Prime Minister “Wonderfully Unflappable” When Earthquake Occurs During Live Interview

Katrín Jakobsdóttir during an Earthquake

An earthquake occurred during Prime Minister Katrín Jakobsdóttir’s live interview with the Washington Post’s David Ignatius. The topic of the interview was leadership during a crisis. 

Katrín was startled by the earthquake, exclaiming, “Oh my god, there’s an earthquake!” but quickly regained her composure and finished her answer to the question posed by Ignatius. Ignatius praised her for her composure, calling the Prime Minister “wonderfully unflappable” before asking her for further information on the 

No injuries have been reported following the 5.6M earthquake and Katrín’s office was not disturbed by the earth shaking. 

The earthquake occurs shortly after the 13.35-minute mark. 

5.6M Earthquake occurs close to Reykjavík

Map showing recent earthquakes in Iceland

A large earthquake occurred at 1.43 pm, originating about 7 km (4.35m) west of Kleifarvatn lake on the Reykjanes peninsula. First numbers suggested the quake measured 5.7 but Iceland Meteorological office now puts it at 5.6M. Several smaller aftershocks occurred but so far, no injuries have been reported. 

The earthquake was felt in the capital area and as far as Ísafjörður in the west fjords and the Vestmannaeyjar archipelago off the south coast. The halls of Parliament were no exception and Pirate Party MP Helgi Hrafn Gunnarsson, speaking at the time of the quake was startled. Speaker of Alþingi Steingrímur J. Sigfússon told members of Parliament to stay calm and seated.

Updated: Iceland’s Met office had put the earthquake at 4.9 but after reviewing the data, they state the earthquake was 5.6M. 

Petition for New Constitution Closes With 43,423 Signatures

new constitution graffiti

A petition demanding Iceland’s government adopt the 2012 “crowdsourced constitution” closed yesterday after gathering 43,423 signatures. A movement in support of the constitution has been gathering steam. Meanwhile, Iceland’s Parliament has put together a cross-party committee currently working to revise the constitution with little public input.

Constitutional reform has been on Iceland’s agenda for years. Following the banking collapse, the country “crowdsourced” a new constitution which was handed over to Parliament. A national referendum followed, where a majority voted for the document to be used as a foundation for constitutional reform. Yet it was never adopted. Eight years later, a movement in support of that constitution is growing.

Read More: Where is Iceland’s Updated Constitution?

A recent survey showed that nearly 60% of Icelanders considered it important that the government passes a new constitution this term. Last week, graffiti in downtown Reykjavík reading “Where is the new constitution?” was removed by government authorities. The graffiti has since been repainted on a different surface at the same location. The removal may have had the opposite effect of that intended – as there was an uptick in signatures on the petition following the incident. A second mural in support of the new constitution, pictured above, has since been painted on Skólavörðustígur street.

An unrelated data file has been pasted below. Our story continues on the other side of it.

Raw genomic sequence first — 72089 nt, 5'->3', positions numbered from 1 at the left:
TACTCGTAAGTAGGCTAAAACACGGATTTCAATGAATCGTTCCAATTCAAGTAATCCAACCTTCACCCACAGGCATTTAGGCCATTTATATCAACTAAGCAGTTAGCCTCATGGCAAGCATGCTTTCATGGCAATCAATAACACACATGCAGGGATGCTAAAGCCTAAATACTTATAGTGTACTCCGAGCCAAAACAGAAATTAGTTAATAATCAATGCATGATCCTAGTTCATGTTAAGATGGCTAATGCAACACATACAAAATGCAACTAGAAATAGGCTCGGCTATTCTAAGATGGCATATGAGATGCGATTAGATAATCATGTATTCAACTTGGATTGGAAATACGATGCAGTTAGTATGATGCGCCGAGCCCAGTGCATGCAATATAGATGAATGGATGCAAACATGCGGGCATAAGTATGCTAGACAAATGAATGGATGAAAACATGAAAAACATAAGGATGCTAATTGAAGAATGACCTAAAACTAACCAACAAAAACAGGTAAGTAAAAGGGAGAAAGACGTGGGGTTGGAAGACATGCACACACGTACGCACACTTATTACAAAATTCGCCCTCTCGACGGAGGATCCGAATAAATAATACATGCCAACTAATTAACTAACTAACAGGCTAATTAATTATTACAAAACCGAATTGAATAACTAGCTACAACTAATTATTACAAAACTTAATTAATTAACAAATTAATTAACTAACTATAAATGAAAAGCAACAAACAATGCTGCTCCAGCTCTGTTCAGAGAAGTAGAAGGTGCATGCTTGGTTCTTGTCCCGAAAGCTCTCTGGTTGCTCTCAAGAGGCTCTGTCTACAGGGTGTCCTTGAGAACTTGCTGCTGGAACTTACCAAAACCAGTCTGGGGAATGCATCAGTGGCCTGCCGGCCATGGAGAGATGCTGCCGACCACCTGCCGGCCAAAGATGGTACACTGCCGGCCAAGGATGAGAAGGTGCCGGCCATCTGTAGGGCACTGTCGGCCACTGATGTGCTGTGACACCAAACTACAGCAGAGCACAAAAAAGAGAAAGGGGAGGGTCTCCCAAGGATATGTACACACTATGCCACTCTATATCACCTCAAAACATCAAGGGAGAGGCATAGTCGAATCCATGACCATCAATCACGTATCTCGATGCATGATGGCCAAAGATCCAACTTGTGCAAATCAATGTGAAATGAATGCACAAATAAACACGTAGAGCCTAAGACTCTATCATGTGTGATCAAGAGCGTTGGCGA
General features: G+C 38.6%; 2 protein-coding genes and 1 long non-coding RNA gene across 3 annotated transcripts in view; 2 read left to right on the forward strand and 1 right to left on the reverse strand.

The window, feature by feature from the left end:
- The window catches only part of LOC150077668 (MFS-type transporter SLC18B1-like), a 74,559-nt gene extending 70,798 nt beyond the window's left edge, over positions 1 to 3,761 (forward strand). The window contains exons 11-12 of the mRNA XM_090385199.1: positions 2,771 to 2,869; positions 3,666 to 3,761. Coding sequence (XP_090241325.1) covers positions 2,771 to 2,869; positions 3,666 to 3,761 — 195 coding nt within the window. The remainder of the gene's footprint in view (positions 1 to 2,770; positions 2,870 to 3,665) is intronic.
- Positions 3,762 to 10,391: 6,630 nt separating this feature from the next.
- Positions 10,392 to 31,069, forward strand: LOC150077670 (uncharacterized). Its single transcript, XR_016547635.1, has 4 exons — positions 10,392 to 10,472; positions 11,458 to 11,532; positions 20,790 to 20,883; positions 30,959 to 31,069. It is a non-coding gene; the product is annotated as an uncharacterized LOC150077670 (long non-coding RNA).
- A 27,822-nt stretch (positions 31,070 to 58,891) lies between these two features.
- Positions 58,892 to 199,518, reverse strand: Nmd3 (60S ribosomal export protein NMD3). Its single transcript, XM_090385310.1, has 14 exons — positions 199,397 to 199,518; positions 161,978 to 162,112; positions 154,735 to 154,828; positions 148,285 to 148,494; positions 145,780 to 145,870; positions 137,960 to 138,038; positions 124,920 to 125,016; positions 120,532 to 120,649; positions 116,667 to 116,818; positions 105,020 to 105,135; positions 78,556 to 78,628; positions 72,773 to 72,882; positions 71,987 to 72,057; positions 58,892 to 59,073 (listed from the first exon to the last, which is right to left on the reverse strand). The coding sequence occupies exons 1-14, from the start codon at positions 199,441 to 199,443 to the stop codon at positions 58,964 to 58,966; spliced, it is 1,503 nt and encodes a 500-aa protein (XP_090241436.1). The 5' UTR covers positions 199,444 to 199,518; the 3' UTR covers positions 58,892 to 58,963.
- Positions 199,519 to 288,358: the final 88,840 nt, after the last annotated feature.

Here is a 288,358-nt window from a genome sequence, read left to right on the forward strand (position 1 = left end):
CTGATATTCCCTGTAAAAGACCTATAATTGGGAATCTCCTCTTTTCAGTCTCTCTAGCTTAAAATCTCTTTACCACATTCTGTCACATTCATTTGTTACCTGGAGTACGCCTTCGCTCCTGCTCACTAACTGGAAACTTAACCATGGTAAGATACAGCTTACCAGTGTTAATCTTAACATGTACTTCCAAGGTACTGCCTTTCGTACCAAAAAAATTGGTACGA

Icelandic Police Struggle to Reach Marginalised Group Exposed to COVID-19

Police officers in masks

A group of active drug users gathered in a house that later caught fire last week, Vísir reports. Two in the group tested positive for COVID-19 after the incident and police are working to find others in the group who may have been exposed. It’s proved a challenging task, as some of the individuals are homeless.

Capital area police have been working to find and contact nearly 20 individuals who could have been exposed to the SARS-CoV-2 virus at the apartment. “We’ve been contacting their groups and trying to meet them, invite them to get tested and try to explain to them what resources are available and then also try to inform them if they have been exposed and should be in quarantine, what that means and so on,” stated Ásgeir Þór Ásgeirsson, Chief Superintendent of the Capital Area Police.

Police have offered housing to those who must quarantine in a newly-opened government quarantine facility, the third to be established in the capital area. The new facility is specifically intended to house marginalised groups such as homeless individuals and those struggling with addiction. Ásgeir stated that police are doing everything they can to reach members of the group and ensure they receive the same service as others.

Healthcare Limited for Marginalised Groups

Guðmundur Ingi Þóroddsson, chairman of prisoner’s association Afstaða is concerned about the situation of active drug users, homeless people, and former prisoners in Iceland, particularly in light of the pandemic. “They have limited access to general health services and there are no treatments available for this group,” he stated, adding that there are indications that drug use has increased, illegal drugs have become more expensive and it has become more difficult for those using drugs to access healthcare. Though he says the opening of the quarantine facility for marginalised groups is a step in the right direction, the state and other municipalities need to follow suit.